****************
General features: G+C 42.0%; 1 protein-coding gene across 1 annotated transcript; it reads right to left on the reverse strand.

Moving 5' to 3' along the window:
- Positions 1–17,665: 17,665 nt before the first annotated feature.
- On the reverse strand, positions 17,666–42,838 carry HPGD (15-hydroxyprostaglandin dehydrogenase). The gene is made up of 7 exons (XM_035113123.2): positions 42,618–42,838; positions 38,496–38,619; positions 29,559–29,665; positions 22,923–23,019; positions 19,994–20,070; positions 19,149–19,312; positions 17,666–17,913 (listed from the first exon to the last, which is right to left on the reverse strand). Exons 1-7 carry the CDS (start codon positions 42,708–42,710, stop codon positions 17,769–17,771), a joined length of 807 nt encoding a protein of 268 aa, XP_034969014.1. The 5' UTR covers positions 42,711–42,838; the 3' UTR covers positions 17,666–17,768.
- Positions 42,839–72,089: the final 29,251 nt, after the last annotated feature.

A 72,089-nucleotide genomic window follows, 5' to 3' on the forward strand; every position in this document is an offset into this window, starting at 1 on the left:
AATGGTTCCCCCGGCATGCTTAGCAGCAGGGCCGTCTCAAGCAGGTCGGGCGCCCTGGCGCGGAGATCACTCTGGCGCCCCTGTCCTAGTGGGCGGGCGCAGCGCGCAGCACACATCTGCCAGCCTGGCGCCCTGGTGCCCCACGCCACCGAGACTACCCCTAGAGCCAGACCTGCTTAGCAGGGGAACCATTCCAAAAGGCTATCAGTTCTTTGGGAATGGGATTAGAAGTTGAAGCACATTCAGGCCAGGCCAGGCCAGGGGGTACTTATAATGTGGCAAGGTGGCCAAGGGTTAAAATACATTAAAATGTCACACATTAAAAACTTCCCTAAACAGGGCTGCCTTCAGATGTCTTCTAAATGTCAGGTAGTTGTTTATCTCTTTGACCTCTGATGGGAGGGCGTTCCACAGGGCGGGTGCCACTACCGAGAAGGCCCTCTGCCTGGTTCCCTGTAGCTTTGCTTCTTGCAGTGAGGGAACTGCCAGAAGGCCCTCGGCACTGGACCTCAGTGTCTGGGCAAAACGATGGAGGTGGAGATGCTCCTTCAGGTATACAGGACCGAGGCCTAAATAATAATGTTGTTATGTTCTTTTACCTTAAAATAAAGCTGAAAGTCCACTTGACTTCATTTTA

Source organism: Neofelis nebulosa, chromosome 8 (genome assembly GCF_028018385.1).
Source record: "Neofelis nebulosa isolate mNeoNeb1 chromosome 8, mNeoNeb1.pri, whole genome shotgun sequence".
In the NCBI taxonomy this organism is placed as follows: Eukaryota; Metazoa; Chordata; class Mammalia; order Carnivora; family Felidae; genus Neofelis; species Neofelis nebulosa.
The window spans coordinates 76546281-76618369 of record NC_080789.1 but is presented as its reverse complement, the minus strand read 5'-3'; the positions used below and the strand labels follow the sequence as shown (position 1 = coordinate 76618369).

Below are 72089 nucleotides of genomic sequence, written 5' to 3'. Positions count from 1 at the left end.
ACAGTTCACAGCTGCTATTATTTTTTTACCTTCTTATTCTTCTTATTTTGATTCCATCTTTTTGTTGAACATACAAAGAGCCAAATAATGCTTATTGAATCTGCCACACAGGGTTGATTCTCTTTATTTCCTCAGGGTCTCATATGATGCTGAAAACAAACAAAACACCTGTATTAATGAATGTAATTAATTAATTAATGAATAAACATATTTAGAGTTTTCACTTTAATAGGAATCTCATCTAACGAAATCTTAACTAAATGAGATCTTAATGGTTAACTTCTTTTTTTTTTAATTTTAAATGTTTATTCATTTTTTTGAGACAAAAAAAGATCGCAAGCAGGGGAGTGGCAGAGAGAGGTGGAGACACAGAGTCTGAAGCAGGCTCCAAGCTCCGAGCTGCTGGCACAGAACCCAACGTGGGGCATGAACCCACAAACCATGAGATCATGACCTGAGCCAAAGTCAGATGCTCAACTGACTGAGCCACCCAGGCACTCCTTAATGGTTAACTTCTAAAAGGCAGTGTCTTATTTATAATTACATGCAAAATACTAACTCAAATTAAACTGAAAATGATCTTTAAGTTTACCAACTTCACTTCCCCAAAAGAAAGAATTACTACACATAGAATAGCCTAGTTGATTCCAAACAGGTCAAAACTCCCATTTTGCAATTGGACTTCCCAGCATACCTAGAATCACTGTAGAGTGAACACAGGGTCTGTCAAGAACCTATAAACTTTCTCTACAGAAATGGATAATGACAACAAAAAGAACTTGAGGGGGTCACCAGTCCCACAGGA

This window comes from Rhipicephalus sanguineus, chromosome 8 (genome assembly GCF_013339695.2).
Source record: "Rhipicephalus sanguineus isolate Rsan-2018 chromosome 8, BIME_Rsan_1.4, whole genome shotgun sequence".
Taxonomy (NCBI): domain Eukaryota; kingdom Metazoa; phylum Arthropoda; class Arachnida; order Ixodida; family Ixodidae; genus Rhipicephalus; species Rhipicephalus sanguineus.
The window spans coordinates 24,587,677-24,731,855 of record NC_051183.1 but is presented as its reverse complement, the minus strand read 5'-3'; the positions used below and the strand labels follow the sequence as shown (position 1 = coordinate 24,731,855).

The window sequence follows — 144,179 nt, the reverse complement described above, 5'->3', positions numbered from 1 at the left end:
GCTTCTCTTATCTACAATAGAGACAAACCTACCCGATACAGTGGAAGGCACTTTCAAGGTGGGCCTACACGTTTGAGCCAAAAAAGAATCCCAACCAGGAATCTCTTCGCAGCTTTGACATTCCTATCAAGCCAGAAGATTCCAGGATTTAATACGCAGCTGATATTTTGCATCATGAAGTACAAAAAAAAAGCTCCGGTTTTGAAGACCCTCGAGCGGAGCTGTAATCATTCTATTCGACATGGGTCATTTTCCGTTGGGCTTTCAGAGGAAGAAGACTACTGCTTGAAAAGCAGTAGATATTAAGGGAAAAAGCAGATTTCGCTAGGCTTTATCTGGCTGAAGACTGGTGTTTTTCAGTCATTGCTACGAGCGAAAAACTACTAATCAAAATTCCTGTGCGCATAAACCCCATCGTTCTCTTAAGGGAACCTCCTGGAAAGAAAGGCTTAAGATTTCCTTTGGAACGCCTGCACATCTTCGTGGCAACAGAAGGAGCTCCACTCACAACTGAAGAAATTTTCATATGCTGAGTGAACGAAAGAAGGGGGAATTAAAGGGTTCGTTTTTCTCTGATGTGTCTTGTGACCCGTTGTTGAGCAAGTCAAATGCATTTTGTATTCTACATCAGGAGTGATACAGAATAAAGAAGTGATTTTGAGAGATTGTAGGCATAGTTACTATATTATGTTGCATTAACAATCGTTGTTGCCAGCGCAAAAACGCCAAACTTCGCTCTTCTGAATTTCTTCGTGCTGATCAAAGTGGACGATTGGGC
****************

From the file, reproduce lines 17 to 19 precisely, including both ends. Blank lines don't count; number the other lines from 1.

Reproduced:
The window spans coordinates 24,587,677-24,731,855 of record NC_051183.1 but is presented as its reverse complement, the minus strand read 5'-3'; the positions used below and the strand labels follow the sequence as shown (position 1 = coordinate 24,731,855).

The window sequence follows — 144,179 nt, the reverse complement described above, 5'->3', positions numbered from 1 at the left end:
GCTTCTCTTATCTACAATAGAGACAAACCTACCCGATACAGTGGAAGGCACTTTCAAGGTGGGCCTACACGTTTGAGCCAAAAAAGAATCCCAACCAGGAATCTCTTCGCAGCTTTGACATTCCTATCAAGCCAGAAGATTCCAGGATTTAATACGCAGCTGATATTTTGCATCATGAAGTACAAAAAAAAAGCTCCGGTTTTGAAGACCCTCGAGCGGAGCTGTAATCATTCTATTCGACATGGGTCATTTTCCGTTGGGCTTTCAGAGGAAGAAGACTACTGCTTGAAAAGCAGTAGATATTAAGGGAAAAAGCAGATTTCGCTAGGCTTTATCTGGCTGAAGACTGGTGTTTTTCAGTCATTGCTACGAGCGAAAAACTACTAATCAAAATTCCTGTGCGCATAAACCCCATCGTTCTCTTAAGGGAACCTCCTGGAAAGAAAGGCTTAAGATTTCCTTTGGAACGCCTGCACATCTTCGTGGCAACAGAAGGAGCTCCACTCACAACTGAAGAAATTTTCATATGCTGAGTGAACGAAAGAAGGGGGAATTAAAGGGTTCGTTTTTCTCTGATGTGTCTTGTGACCCGTTGTTGAGCAAGTCAAATGCATTTTGTATTCTACATCAGGAGTGATACAGAATAAAGAAGTGATTTTGAGAGATTGTAGGCATAGTTACTATATTATGTTGCATTAACAATCGTTGTTGCCAGCGCAAAAACGCCAAACTTCGCTCTTCTGAATTTCTTCGTGCTGATCAAAGTGGACGATTGGGC